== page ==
With increasing appreciation that limiting global temperature rises to 2°C amounts to folly, is 1.5°C attainable? Is 2°C the best remaining scenario on offer?
For the Bonn UNFCCC climate talks in June a report was presented from 70 scientists gathered together in a process called the “structured expert dialogue”. It warned that even current levels of global warming of around 0.85°C are already intolerable in some parts of the world:
- “Some experts warned that current levels of warming are already causing impacts beyond the current adaptive capacity of many people, and that there would be significant residual impacts even with 1.5C of warming (e.g. for sub-Saharan farmers), emphasising that reducing the limit to 1.5C would be nonetheless preferable.”
Sophie Yeo at The Carbon Brief took a look at the scientists’ report and the political feasibility of a 1.5°C limit.
They say that we have to understand that the 2°C limit, chosen at Cancun in 2010, was political rather than scientific.
- It is often painted as a scientific threshold, but the decision was, ultimately, a political one. For some of the most vulnerable nations, it was a compromise. Scientists say that a 2C world will severely impact agriculture, sea levels, coral reefs and Arctic ice, with the world’s poorest people hit first and hardest.
Yeo says the UNFCCC report states that the differences between 1.5 and 2°C were likely to be “meaningful”, with 2°C increasing the chance of extreme events and passing irreversible tipping points in the climate system. The world would be distinctly safer with 1.5°C.
The technology required for 1.5°C would be the same as for 2°C, but deployed faster and hence more expensive. Negative greenhouse emissions, that is taking CO2 from the atmosphere, is already part of the deal towards the end of the century.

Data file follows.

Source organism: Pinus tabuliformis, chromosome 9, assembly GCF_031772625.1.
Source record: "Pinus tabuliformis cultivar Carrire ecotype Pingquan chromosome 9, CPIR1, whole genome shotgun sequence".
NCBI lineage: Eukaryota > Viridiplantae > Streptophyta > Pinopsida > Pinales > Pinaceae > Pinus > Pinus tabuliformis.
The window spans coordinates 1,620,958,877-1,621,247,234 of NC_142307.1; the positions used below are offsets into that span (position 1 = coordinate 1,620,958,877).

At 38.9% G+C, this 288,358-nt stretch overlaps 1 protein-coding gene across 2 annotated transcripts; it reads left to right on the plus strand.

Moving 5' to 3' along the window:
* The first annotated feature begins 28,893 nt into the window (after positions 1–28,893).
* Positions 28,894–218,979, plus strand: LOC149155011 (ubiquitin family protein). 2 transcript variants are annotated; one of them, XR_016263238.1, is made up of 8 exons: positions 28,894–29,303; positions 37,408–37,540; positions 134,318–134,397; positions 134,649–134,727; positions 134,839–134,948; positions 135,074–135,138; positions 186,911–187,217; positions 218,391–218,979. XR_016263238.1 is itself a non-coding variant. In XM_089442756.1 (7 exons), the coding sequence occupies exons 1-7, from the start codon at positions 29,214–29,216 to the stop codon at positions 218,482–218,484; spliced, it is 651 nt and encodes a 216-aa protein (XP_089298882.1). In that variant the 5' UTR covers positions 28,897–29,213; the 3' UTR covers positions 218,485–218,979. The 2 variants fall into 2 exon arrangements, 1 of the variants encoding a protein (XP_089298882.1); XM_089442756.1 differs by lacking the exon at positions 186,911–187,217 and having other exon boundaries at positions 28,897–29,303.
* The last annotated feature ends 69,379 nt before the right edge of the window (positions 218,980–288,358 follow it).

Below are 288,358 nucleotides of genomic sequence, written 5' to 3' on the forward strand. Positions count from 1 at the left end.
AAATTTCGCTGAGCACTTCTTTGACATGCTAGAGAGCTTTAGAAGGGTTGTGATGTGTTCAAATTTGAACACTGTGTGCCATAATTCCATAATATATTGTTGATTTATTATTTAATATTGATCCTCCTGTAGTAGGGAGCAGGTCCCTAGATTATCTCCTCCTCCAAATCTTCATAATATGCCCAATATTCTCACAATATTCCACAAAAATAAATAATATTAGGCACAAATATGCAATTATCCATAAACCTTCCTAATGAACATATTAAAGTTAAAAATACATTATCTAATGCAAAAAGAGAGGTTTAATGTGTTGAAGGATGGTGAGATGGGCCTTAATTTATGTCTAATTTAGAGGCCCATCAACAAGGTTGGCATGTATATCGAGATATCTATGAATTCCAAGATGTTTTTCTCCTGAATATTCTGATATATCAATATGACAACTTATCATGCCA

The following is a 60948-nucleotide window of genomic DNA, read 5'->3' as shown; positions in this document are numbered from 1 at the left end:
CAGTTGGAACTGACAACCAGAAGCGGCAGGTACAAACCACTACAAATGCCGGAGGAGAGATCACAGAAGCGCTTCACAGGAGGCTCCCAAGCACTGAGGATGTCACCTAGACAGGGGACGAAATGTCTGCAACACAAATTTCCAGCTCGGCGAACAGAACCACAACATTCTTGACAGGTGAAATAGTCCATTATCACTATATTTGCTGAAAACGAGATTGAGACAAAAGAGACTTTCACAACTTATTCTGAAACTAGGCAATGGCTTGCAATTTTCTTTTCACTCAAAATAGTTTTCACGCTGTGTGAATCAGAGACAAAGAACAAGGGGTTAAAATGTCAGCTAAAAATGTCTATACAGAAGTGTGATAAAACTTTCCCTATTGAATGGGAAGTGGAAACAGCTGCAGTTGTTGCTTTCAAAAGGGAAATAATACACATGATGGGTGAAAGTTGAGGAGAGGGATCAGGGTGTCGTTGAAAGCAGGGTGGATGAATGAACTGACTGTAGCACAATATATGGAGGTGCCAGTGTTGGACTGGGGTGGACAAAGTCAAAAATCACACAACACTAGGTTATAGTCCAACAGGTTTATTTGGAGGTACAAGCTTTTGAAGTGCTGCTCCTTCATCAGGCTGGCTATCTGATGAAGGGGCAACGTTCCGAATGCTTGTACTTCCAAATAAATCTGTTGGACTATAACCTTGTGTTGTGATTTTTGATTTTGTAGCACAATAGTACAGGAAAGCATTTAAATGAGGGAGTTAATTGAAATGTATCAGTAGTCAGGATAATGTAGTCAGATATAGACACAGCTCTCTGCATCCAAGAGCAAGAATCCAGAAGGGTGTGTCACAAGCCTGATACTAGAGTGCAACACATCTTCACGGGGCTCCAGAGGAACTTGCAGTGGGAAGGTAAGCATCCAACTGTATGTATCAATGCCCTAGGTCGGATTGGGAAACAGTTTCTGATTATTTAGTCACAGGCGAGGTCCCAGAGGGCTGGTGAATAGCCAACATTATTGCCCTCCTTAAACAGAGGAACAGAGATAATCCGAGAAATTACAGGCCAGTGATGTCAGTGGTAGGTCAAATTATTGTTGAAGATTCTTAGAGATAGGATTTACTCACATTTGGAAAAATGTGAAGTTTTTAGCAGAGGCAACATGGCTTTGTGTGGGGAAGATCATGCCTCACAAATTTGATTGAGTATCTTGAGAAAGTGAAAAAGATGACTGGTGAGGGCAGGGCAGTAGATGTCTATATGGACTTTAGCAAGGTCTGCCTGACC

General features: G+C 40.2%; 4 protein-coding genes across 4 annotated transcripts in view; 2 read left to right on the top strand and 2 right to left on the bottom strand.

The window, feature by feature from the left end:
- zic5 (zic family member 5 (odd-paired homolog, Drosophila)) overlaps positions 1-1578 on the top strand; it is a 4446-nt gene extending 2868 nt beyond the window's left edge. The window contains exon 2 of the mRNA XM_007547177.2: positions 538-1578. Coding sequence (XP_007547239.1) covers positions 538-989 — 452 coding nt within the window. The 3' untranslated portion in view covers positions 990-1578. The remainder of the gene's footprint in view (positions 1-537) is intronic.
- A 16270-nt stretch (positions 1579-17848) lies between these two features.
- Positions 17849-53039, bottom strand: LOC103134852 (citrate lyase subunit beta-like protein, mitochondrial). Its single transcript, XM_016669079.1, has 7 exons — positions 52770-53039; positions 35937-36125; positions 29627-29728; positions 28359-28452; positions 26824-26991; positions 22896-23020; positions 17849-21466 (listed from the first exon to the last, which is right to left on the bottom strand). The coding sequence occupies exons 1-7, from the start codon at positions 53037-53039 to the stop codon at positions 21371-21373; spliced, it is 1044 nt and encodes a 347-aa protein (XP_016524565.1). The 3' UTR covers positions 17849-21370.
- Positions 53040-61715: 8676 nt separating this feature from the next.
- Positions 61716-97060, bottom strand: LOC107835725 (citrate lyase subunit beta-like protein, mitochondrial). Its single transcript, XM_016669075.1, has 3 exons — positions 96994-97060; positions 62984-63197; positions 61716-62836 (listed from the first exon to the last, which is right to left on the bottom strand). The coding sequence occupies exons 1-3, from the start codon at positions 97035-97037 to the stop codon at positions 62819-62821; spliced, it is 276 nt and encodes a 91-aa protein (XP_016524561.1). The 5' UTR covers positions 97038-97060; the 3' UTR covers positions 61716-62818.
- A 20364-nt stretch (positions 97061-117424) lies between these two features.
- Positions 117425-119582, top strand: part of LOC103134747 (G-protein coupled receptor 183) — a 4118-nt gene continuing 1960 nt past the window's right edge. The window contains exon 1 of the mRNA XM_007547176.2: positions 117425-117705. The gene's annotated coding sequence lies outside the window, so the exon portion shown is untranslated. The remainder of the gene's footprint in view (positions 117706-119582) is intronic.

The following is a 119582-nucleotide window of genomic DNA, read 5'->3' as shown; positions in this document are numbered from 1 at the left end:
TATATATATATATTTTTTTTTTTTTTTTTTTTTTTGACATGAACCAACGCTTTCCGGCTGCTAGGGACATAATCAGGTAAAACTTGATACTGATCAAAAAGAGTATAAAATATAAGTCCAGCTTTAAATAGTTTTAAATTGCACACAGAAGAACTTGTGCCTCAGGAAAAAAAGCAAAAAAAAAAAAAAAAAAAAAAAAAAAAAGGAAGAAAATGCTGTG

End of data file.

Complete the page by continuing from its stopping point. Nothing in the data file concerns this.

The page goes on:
No resolution was reached on the issue of targets at Bonn. Negotiators agreed to keep talking, and essentially kicked the can down the road to Paris.
The Paris meeting is the so-called annual Conference of Parties, where a new post-Kyoto international agreement is supposed to be struck. Countries have been asked to volunteer their mitigation plans prior to the meeting, so that they can be analysed to give negotiators a clear view of their adequacy in the light of the science.
With almost complete certainty, the combined plans will be short of the mark and probably indicate a potential warming of 3°C by the end of the century. Matters will come to a crunch point between two groups.
On the one side there will be a powerful group led by China, India and the Saudis. The Saudis with around 50% of their GDP coming from its oil and gas sector will not want more ambitious targets. China and India want the right to keep increasing emissions until around 2030 when they may manage to peak. They say the developed countries should reduce enough to make space for them.
The science indicates that carbon dioxide emissions can continue on current levels for just six more years before the carbon budget associated with keeping temperatures below 1.5°C is blown.
On the other side is a group of small, poor states, including the island states which see the matter as one of life and death.
One of the big problems is that whatever is decided in December 2015 is not due for implementation until 2020. Pretty much by design the possibility of ramping up targets before 2025 does not presently exist.
How this matter is to be resolved should be exercising everyone’s mind, but 1.5°C looks politically beyond us.